Wednesday

26th Apr 2017

Merkel and Obama bury hatchet on US spying

  • Anti-NSA protest in Berlin: Merkel has given up on a no-spy agreement with the US (Photo: aktion-freiheitstattangst.org)

German Chancellor Angela Merkel and US President Barack Obama on Friday (2 May) are poised to mend ties after the exposure of her phone being tapped and millions of Germans spied upon by the National Security Agency (NSA).

It is the first visit to Washington for Merkel since the NSA news broke last year.

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Back then, Merkel was outraged and said this was a "breach of trust" among friends.

But the criticism has since faded. According to senior German officials, Merkel has accepted that there will be no "no-spying agreement" with the US, because the American side is unwilling to sign up to such a deal.

"We are not expecting any substantial progress after this visit in translating the goals the Chancellor is seeking," the official said.

Rather than seeking a bilateral deal, Germany is now eyeing an international effort at EU and UN level. "This is an tough nut to crack over the next years," another German official said.

On the other hand, efforts by the German Greens to bring NSA whistleblower Edward Snowden to Germany for hearings are being put on ice by Merkel's government.

In a letter to members of a parliamentary committee obtained by Sueddeutsche Zeitung, government officials say a personal invitation for the US whistleblower would "run counter to the political interests of Germany", and "put a grave and permanent strain" on US-German relations.

The letter was sent just a few days before Merkel's visit to Washington, which to the Greens' is an indication that the only goal is for "Obama not to be upset" and that the Chancellor shows "cowardice towards friends."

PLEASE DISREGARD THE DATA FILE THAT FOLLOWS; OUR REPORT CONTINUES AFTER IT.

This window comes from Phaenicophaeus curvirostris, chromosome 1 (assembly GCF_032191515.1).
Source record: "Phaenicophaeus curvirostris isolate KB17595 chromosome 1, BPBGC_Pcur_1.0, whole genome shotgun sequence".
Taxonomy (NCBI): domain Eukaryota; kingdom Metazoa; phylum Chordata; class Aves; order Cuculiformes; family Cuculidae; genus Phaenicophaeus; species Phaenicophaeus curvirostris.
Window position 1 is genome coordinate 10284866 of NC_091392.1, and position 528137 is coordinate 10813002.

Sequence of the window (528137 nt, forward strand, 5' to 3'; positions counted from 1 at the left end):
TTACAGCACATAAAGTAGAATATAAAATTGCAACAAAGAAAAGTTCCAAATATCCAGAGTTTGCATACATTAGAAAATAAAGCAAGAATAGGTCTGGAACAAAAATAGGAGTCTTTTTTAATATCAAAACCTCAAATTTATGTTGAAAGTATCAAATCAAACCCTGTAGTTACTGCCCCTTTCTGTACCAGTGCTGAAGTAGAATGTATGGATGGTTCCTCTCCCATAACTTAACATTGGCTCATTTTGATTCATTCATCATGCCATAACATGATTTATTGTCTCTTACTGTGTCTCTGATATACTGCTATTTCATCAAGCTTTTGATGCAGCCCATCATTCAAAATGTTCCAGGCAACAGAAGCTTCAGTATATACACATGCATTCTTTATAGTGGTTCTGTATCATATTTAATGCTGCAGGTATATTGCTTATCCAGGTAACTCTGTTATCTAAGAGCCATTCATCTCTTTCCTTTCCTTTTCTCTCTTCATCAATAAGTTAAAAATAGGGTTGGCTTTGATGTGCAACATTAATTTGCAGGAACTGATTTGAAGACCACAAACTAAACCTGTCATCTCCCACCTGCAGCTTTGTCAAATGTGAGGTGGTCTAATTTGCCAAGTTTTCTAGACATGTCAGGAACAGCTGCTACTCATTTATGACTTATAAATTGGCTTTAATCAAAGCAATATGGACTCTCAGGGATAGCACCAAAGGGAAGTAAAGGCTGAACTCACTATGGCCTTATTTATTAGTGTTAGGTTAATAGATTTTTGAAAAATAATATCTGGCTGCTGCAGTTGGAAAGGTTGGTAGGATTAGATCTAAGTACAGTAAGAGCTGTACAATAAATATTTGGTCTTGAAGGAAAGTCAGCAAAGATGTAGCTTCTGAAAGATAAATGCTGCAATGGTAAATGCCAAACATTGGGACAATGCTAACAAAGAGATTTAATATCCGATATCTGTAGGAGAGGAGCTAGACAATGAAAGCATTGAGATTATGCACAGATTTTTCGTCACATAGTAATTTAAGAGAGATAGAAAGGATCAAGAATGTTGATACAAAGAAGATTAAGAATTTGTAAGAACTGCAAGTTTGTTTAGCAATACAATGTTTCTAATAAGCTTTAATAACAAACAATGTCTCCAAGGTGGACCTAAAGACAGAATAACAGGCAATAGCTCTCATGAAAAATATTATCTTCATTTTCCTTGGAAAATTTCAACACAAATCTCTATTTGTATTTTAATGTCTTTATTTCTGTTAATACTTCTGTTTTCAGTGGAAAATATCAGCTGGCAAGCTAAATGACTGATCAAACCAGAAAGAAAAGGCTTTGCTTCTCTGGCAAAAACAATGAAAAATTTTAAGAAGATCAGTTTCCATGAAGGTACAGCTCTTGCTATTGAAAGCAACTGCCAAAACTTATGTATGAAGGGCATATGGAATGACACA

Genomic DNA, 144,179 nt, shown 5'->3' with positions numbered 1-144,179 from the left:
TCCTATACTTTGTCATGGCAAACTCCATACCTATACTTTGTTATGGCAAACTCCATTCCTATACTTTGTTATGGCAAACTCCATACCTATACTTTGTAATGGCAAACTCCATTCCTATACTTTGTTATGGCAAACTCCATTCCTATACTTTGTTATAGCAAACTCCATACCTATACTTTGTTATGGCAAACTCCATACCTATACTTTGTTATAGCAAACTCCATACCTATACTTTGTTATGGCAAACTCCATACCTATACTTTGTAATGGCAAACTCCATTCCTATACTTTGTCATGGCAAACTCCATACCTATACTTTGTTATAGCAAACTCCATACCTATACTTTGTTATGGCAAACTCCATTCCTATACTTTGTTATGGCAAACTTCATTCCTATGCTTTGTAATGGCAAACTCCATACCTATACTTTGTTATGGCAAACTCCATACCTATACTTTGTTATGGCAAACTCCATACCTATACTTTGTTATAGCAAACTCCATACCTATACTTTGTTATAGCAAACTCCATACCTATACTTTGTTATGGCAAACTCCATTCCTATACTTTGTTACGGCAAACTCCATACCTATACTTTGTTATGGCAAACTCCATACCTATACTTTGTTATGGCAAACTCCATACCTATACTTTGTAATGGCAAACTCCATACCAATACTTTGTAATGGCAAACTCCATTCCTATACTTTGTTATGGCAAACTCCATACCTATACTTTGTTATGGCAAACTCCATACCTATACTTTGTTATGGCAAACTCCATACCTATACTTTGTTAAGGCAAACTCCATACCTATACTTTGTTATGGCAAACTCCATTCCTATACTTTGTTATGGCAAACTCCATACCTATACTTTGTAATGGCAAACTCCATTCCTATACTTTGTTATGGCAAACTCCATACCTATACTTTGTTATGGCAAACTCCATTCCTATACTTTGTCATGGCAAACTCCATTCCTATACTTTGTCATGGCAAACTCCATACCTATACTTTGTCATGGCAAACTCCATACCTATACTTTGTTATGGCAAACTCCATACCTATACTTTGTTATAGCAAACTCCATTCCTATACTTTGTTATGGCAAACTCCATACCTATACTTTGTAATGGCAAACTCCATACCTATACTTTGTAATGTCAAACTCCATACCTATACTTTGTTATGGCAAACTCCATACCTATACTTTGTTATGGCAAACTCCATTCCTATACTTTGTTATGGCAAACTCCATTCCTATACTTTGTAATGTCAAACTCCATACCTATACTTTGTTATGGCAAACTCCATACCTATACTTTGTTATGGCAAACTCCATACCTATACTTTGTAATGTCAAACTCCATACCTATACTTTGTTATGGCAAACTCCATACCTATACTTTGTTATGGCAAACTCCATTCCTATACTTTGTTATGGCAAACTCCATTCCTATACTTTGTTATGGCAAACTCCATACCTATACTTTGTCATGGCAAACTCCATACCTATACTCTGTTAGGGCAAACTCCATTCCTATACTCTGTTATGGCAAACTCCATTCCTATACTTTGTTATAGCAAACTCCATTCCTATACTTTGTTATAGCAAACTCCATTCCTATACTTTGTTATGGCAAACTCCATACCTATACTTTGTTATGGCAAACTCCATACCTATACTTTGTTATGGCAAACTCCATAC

But Merkel's concessions are not unilateral.

In a report released just hours before her visit, reviewing intelligence activities including the bugging of Merkel's phone, the White House is pledging to extend data privacy protections to non-US citizens.

The report on "Big Data and Privacy" makes six recommendations, most of which rely on Congress to pass additional legislation or review existing guidelines.

But in conference call with reporters the author of the report, John Podesta, said that work to apply the 1974 Privacy Act to non-US persons would begin immediately and could be completed within six to 12 months, British daily The Guardian reports.

Merkel's visit to Washington coincides with the visit of European Commission chief Jose Manuel Barroso, who has no meetings with Obama, but will meet the CEO of Apple, Tim Cook.

Russia suspected of Macron hack

Likely Russian spies tried to steal email passwords from Macron's people the same way they hacked US elections, new study says.

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